#Myrtle Mondays: Mondays and Mondays and More Mondays…

Is Easter Monday a holiday for you? I’m daydreaming of days off right now. Myrtle Hardcastle Mysteries Book 4 is due May 1, and here I am, chained to my laptop, while outside spring has sprung—glorious weather, flowers starting to bloom, allergens astir in the April breeze… I sure wish I could play hooky from work today! Instead, let’s have a look at a hodgepodge of things on my mind this working Easter Monday.

“Saint Monday, or the People’s Holiday”


In England throughout the 18th and early 19th centuries, the workday ran from Monday through Saturday. Your only day off was Sunday, and Saturday was payday. Sunday was therefore the day when people let their hair down. Observing “Saint Monday,” or taking Monday off after a weekend of merriment, became something of an unofficial tradition. Social reformers—and employers—sought to discourage this. But it took labor reform and the introduction of a standardized five-day work week to finally put an end to the holiday of Saint Monday. Read a little more about this practice here.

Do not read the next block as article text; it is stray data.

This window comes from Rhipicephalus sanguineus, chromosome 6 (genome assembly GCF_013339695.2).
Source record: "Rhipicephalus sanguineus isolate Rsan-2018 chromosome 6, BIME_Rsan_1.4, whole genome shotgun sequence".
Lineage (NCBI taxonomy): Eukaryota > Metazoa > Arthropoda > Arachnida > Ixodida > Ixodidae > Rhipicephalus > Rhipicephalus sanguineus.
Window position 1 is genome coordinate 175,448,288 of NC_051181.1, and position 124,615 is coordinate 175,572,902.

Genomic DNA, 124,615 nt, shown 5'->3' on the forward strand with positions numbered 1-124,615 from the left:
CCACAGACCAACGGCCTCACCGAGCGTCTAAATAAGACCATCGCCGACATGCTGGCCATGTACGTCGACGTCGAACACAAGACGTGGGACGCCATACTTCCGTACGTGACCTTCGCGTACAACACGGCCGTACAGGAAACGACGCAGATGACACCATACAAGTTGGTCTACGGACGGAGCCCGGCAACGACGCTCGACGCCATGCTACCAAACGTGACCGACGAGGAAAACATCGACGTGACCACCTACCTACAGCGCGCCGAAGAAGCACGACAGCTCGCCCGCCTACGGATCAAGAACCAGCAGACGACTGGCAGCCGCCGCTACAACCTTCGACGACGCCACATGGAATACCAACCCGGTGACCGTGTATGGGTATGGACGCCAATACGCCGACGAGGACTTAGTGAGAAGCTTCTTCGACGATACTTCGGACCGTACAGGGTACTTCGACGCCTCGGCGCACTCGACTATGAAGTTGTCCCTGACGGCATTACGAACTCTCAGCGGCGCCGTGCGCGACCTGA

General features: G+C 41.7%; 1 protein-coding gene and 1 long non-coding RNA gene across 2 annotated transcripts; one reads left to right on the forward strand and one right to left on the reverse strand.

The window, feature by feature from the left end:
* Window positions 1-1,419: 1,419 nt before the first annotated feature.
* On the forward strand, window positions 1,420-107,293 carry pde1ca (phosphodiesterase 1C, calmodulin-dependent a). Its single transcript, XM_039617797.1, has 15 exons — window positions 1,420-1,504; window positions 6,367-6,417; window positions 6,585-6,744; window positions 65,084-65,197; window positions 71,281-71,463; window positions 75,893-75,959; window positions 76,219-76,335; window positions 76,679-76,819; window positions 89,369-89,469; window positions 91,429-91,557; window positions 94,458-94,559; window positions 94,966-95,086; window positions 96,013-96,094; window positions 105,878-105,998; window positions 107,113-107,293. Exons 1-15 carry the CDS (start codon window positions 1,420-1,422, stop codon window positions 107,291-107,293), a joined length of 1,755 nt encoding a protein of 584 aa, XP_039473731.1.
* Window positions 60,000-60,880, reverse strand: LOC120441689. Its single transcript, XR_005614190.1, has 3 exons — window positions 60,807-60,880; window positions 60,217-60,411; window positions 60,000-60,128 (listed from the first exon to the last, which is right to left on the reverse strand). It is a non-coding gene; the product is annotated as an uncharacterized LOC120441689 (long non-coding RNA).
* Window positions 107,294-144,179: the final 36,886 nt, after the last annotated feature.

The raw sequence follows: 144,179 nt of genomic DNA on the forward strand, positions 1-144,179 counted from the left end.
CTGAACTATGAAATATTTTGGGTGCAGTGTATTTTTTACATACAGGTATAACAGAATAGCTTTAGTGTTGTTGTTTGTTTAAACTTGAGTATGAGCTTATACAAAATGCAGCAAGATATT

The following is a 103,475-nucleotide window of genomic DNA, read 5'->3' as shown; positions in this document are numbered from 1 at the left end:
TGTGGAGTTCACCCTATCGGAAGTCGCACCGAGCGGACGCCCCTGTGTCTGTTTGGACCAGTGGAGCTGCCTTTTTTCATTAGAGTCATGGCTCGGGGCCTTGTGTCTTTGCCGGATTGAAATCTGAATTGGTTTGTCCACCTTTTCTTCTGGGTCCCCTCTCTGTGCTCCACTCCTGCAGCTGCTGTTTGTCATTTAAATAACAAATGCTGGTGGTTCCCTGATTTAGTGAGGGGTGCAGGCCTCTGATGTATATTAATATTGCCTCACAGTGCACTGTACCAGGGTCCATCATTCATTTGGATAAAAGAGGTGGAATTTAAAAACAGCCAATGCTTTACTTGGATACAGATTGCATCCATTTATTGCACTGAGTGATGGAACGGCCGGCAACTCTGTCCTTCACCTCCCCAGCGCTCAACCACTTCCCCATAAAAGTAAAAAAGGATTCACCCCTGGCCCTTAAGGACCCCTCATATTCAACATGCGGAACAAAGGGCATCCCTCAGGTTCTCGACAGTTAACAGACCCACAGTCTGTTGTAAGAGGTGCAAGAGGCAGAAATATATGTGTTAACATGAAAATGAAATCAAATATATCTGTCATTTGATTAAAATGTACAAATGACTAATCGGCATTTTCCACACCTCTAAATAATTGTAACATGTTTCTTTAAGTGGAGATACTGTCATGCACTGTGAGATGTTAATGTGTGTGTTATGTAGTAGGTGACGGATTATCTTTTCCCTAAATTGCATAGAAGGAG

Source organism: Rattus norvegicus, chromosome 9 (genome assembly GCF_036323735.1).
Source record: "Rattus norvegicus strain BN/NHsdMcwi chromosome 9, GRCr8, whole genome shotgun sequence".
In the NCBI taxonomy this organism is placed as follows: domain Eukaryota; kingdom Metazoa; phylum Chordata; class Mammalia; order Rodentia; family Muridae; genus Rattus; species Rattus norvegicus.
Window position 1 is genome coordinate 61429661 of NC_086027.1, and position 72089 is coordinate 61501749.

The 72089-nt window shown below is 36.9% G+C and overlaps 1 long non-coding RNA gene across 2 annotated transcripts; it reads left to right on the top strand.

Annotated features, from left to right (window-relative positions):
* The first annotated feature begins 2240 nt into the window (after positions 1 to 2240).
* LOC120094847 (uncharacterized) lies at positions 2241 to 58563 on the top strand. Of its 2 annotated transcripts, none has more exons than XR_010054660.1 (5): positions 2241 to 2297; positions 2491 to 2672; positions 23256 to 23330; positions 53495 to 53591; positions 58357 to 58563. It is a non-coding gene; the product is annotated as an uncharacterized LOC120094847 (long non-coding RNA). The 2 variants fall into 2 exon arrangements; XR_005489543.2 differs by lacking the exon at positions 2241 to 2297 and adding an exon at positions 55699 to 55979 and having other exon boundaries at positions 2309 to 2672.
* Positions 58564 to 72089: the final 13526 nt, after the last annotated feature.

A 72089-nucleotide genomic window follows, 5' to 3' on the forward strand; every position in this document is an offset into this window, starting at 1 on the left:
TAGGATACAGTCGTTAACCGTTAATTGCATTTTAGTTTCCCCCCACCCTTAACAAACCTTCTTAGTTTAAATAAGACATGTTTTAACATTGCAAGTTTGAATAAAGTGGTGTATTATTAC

What would Easter be without rabbits and eggs? Well, I have some of those for you today, too!

Giant eggs seem to have been all the rage in the late 19th century. Did these kids just raid a dragon’s nest?!


I know they’re still working out the intricacies of aerodynamics, but I’m skeptical of eggshell as an ideal material for this task…

But wait! We’re not done with Vehicular Eggs yet!

You knew I couldn’t pass up the eggcycle!


And in fine #MyrtleMondays tradition, we have some Easter Monday-appropriate pets:



This picture is often identified as a young Beatrix Potter, but I can’t find confirmation of that. This looks circa 1900 to me, when Potter was a grown woman.


This, however, IS Beatrix Potter, along with the real-life Benjamin Bunny

And what discussion of Victorian rabbits would be complete without the most famous of them all?

The original Peter Rabbit plush toy, designed by Potter herself

You can learn more about the fascinating life of this Victorian scientist, artist, author, and entrepreneur here: PeterRabbit.com’s About Beatrix Potter page

This has nothing to do with Easter, but this little girl and her loyal steed are just magnificent.

If you are able to get out today and enjoy some time off, more power to you! If not, you can stay at home with me and take an occasional chicken chariot break, too.

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